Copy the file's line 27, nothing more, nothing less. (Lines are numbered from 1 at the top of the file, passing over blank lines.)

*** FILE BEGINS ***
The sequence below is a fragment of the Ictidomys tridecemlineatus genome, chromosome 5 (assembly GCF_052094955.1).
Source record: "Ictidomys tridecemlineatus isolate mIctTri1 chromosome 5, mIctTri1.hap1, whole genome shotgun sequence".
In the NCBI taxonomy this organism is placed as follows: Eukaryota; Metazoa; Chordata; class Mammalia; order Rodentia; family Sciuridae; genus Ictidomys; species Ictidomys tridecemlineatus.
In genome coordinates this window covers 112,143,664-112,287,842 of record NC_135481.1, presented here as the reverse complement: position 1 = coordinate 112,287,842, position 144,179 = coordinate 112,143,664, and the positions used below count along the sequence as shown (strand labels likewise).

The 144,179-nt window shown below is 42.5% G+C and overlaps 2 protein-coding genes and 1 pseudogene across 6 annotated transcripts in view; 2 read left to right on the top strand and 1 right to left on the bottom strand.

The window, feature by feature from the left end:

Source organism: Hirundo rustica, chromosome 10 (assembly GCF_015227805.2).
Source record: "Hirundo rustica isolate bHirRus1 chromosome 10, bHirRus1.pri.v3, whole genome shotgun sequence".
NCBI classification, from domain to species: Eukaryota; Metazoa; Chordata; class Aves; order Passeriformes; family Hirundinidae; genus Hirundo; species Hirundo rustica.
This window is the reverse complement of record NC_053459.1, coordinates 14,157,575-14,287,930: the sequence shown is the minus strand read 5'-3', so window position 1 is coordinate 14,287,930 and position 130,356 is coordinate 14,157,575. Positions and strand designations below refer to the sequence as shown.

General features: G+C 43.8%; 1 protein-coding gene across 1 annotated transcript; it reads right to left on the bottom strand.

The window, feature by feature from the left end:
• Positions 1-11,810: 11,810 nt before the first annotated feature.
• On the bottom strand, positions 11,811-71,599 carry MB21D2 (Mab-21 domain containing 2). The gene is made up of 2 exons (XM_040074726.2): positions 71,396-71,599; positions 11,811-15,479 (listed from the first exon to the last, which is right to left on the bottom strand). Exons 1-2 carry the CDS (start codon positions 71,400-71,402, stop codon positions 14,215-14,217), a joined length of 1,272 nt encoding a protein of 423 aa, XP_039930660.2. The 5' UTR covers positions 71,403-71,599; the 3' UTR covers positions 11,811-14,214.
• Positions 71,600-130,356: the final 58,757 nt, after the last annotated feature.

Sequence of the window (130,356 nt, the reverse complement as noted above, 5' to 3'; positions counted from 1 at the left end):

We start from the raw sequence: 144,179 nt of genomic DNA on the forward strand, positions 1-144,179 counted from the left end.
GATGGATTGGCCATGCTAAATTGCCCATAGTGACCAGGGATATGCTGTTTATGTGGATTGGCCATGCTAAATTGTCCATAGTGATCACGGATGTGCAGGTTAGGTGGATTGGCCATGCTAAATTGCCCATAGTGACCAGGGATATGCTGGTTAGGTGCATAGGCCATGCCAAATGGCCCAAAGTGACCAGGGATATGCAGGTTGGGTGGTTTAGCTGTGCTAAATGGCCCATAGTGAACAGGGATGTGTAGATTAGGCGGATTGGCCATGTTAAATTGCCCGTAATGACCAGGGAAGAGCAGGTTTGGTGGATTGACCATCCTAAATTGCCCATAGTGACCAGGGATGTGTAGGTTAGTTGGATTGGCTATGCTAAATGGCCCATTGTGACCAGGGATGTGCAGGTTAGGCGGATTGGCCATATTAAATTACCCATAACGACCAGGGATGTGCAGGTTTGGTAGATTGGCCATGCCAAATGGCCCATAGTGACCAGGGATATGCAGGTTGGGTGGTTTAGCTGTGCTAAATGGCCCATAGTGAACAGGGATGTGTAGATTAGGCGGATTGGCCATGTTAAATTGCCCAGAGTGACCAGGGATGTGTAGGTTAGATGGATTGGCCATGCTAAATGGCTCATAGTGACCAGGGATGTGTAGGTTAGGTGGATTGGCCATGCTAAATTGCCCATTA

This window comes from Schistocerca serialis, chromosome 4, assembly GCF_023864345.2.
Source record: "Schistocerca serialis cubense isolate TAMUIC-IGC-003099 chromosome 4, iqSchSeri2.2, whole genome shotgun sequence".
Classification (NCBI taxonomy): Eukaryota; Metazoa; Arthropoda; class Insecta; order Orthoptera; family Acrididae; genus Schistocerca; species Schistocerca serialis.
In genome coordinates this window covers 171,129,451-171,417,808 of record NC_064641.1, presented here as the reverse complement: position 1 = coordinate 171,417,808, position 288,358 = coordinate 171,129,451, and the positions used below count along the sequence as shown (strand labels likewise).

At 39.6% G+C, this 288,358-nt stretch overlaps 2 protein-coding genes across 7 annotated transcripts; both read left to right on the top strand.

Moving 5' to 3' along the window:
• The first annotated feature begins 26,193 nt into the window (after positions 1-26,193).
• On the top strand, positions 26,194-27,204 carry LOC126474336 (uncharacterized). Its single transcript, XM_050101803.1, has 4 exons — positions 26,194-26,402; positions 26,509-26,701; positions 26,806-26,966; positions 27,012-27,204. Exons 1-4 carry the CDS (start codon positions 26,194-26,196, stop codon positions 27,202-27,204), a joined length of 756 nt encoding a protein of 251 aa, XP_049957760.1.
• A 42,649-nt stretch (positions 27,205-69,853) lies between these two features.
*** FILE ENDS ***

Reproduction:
• A 42,649-nt stretch (positions 27,205-69,853) lies between these two features.